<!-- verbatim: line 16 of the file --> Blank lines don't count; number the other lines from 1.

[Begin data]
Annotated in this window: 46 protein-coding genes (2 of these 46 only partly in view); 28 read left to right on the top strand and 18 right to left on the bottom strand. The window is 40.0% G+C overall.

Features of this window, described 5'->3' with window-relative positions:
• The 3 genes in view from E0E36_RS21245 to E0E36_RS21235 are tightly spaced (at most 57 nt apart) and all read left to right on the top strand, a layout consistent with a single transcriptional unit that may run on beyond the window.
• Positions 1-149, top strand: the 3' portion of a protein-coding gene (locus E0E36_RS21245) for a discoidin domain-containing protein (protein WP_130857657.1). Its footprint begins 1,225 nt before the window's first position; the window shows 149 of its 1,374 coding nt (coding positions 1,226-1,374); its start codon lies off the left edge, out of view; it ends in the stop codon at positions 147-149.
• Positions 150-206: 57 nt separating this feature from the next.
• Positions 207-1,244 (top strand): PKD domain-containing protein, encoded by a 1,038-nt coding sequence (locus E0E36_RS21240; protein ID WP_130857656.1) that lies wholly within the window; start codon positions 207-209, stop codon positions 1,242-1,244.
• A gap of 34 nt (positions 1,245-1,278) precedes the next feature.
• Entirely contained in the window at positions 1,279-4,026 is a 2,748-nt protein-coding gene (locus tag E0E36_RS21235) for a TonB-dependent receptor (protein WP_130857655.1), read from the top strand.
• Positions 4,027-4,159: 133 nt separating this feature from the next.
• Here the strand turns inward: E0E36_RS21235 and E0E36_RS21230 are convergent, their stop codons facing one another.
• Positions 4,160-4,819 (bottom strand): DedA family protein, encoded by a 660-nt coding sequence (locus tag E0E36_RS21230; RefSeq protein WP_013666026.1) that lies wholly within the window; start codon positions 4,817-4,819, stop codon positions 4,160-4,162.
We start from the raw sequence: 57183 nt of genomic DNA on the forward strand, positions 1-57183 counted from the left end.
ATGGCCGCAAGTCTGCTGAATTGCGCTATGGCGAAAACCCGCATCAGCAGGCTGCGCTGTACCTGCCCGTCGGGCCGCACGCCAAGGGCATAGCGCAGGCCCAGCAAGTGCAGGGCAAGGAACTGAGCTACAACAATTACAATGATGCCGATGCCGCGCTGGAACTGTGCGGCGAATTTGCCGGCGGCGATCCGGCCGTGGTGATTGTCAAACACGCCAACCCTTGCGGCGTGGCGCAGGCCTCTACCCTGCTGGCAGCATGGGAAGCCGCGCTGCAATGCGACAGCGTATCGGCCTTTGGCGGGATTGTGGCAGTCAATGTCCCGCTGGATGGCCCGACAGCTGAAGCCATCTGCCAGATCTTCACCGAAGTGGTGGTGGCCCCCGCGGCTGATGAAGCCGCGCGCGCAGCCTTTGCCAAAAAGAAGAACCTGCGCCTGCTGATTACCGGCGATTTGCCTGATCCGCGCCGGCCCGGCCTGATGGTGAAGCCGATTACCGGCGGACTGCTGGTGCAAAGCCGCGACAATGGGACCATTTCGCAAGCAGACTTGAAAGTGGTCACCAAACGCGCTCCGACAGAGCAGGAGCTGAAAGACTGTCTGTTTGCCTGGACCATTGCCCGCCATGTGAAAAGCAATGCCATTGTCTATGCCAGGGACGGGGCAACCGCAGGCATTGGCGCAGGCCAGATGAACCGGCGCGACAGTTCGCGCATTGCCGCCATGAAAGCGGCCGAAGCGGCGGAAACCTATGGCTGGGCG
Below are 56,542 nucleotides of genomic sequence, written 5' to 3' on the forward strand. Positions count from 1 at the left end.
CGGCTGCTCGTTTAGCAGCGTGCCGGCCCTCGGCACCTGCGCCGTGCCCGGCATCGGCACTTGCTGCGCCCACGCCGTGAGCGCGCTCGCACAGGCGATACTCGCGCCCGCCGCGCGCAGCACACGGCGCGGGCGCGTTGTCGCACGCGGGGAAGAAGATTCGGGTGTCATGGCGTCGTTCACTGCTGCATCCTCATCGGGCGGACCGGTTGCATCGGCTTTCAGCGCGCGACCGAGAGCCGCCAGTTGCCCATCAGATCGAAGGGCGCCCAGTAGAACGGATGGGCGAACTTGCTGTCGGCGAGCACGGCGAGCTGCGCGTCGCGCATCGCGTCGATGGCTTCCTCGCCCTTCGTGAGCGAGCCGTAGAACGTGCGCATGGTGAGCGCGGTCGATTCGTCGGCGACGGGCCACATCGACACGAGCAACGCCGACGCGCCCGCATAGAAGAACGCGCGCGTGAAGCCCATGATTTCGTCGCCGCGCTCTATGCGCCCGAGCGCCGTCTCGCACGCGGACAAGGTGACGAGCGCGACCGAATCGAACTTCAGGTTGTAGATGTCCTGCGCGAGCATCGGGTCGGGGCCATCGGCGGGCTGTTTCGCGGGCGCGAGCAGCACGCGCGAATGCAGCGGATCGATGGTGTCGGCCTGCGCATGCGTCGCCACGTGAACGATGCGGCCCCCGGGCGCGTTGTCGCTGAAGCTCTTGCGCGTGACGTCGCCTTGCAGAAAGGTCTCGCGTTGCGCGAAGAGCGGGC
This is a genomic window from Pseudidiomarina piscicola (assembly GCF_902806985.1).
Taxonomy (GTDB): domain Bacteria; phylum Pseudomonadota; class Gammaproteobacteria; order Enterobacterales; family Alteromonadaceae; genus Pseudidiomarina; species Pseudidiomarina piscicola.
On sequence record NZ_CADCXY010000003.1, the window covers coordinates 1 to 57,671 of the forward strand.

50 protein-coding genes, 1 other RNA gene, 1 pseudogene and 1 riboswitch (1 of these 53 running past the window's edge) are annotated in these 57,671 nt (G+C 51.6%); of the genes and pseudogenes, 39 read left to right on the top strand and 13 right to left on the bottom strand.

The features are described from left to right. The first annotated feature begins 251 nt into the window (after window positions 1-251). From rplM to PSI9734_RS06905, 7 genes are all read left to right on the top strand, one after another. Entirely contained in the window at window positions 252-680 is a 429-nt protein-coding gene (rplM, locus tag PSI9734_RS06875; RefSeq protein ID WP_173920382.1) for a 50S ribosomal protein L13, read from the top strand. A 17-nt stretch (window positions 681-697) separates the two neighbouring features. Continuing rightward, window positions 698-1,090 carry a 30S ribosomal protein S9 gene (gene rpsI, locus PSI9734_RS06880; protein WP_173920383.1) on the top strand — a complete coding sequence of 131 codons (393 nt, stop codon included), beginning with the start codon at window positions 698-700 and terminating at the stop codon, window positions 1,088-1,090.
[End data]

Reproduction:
This is a genomic window from Pseudidiomarina piscicola (assembly GCF_902806985.1).